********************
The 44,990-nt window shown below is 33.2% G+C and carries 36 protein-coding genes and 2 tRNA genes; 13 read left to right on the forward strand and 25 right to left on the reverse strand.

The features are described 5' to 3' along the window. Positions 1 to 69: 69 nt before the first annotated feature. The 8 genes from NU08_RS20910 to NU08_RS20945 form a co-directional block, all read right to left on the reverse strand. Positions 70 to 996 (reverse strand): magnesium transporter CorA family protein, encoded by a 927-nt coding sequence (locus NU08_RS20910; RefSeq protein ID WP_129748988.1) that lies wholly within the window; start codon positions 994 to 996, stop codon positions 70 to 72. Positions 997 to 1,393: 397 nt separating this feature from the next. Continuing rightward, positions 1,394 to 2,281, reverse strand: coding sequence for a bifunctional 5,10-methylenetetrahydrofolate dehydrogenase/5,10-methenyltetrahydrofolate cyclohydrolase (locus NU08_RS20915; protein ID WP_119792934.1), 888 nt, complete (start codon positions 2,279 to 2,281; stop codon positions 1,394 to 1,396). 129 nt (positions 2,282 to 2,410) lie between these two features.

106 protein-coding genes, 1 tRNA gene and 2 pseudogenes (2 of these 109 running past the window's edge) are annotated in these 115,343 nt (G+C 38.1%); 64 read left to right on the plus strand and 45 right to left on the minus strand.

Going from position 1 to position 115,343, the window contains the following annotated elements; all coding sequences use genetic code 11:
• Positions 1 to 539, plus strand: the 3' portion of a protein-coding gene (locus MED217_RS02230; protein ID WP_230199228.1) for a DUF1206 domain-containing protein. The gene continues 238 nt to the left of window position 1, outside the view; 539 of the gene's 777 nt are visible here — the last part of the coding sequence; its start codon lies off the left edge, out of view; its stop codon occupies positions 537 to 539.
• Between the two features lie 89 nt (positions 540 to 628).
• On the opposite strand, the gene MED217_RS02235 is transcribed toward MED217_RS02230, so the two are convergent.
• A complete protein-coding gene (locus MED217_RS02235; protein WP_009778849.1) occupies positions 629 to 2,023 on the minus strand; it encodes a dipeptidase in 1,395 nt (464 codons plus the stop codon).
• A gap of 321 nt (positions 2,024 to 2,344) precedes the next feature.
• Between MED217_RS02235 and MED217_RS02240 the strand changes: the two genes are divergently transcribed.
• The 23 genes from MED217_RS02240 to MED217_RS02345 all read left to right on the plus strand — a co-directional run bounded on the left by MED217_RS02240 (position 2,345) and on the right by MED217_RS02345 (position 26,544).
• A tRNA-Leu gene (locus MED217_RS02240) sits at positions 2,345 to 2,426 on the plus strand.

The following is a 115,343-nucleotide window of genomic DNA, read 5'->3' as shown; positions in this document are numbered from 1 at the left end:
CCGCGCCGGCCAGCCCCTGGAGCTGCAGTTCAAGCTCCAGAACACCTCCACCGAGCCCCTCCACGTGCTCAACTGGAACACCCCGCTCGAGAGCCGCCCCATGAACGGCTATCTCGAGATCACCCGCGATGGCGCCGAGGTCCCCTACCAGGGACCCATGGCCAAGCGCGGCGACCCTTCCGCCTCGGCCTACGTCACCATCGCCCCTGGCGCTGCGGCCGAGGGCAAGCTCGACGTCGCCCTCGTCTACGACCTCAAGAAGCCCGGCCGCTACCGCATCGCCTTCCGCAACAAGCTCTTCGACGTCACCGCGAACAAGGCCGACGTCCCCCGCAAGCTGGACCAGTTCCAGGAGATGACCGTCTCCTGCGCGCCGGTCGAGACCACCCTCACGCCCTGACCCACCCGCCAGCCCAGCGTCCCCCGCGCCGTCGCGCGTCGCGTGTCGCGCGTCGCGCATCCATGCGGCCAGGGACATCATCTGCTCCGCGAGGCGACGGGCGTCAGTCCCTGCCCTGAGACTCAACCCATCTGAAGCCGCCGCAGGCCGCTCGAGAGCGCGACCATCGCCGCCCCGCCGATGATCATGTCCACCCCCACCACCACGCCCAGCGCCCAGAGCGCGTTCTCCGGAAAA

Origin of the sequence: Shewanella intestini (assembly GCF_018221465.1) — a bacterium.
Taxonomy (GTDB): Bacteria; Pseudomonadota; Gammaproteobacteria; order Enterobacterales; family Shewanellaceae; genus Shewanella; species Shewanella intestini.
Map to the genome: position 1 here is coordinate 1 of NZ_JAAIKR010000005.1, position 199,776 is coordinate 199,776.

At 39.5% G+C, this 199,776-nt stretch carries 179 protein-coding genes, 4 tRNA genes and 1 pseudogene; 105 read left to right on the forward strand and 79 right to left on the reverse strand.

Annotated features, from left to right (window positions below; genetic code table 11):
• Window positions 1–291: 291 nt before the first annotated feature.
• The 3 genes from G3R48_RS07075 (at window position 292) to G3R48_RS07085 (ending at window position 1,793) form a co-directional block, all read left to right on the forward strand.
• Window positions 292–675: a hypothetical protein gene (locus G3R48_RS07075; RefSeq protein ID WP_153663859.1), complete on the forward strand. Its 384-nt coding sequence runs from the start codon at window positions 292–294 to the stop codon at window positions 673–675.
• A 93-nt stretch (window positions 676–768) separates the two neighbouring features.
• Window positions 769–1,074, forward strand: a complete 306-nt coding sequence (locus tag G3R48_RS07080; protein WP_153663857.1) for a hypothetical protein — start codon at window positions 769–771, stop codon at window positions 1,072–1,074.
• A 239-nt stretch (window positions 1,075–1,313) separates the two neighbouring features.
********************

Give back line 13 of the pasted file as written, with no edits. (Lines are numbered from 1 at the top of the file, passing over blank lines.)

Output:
The following is a 115,343-nucleotide window of genomic DNA, read 5'->3' as shown; positions in this document are numbered from 1 at the left end: